Social Exchange Theory treats interactions between agents as transactions similar to exchanges of goods. These transactions communicate actions that shape perceptions of an exchange partner and interpretation of the partner’s subsequent actions. This has important implications for teams of people and automated agents interacting over time in a complex work environment, where shared goals may not be attained without first reconciling potentially conflicting local goals. When people and automation must work together to achieve a shared goal in these environments, the structures of those interactions may inadvertently impact perceptions and interpretations of intent and subsequent actions, and impact joint system performance. Recent projects study effects of reciprocal and negotiated social exchange structures between people and an automated agent in a shared resource management task.
Trust in automation has emerged as a concern in wide-ranging domains, including automotive research, virtual agents, healthcare, and military applications. Past research focused on appropriately calibrated trust, reliance and compliance, in line with system capabilities. As our relationship with automation shifts from supervisory to collaborative, understanding trust in automation is particularly important in circumstances where cooperation among team members is needed. In such cases, separating appropriate distrust and inappropriate suspicion depends on social affordances and signals of a shared purpose rather than perceptions of reliability or dependability. Recent projects study trust in virtual humans and automated agents in the domains of education, healthcare, and national security.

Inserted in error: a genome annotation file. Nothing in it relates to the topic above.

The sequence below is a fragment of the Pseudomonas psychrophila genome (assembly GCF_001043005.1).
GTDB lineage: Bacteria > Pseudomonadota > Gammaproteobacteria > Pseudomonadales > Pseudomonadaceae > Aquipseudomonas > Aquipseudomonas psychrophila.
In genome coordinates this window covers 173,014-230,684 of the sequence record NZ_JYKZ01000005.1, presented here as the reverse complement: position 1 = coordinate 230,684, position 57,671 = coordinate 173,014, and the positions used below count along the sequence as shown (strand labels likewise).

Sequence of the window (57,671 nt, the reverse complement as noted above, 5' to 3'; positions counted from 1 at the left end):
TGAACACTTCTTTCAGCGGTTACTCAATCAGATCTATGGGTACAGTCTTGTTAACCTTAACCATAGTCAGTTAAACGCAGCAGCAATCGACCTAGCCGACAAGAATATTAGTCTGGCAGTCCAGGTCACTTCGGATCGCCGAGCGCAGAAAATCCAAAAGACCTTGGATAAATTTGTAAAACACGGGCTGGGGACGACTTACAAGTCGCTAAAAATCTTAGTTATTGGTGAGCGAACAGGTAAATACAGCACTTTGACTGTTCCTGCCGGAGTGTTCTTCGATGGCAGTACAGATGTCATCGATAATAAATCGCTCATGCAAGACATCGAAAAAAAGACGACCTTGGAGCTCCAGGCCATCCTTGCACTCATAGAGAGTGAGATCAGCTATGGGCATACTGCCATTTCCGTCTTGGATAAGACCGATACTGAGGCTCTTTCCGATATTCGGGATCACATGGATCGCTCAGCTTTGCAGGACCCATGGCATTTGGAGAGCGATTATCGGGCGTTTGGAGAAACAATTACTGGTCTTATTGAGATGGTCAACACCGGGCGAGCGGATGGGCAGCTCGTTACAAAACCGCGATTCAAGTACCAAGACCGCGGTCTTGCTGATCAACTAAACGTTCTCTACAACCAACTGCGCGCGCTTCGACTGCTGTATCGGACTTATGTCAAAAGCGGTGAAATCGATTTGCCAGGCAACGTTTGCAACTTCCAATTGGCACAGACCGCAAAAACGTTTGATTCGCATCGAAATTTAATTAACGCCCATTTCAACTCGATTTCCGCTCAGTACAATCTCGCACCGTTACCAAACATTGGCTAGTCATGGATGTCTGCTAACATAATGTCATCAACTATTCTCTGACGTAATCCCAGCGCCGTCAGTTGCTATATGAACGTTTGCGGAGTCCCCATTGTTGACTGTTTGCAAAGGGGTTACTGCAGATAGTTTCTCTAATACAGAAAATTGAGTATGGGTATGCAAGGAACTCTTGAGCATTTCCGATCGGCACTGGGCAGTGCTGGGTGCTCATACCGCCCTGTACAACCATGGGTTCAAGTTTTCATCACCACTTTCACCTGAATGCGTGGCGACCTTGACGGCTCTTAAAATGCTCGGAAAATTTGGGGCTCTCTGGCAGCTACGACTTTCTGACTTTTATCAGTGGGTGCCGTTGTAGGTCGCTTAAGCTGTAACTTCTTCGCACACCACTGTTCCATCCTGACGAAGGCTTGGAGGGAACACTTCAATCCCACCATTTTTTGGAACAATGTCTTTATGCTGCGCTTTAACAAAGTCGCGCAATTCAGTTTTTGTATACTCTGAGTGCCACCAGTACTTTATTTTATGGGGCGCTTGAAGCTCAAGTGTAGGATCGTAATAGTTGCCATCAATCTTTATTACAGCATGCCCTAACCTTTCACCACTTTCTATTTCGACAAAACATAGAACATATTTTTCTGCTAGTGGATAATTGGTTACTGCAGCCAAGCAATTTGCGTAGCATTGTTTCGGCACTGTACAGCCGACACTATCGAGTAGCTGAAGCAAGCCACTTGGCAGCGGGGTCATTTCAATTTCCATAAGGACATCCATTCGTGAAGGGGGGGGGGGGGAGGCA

Contextual Design in Healthcare and Transportation
With the Cognitive Systems Laboratory (CSL), Contextual Design methods were used to develop information management and decision-making devices that aid older adults in daily activities such as medication management and transportation. Both projects were conducted in collaboration with The Center for Health Enhancement Systems Studies.
Image: Affinity diagram from the Contextual Design process.
Microworld Lab Study of Supervisory Control Automation
With the Cognitive Systems Laboratory (CSL), and the MIT Humans and Automation Lab, microworld studies were conducted to examine people’s reliance on and compliance with automation at varying levels of transparency in supervisory control of heterogeneous unmanned vehicles.
Image: Screenshot of the micro-world environment used to study trust, human performance, and different types of automation.
Ethnographic Field Studies in Healthcare
In collaboration with Enid Montague’s Human Computer Interaction Lab at UW-Madison, later the WHEEL Lab at Northwestern, projects related to consumer health IT, trust in smart medical devices, and electronic health record workflow during primary care visits and the care delivery process were conducted. In the summer of 2012, a field study project with NYU collaborators explored design guidelines for a shared decision-making device.
Image: Video-observation screenshot of a simulated doctor-patient visit.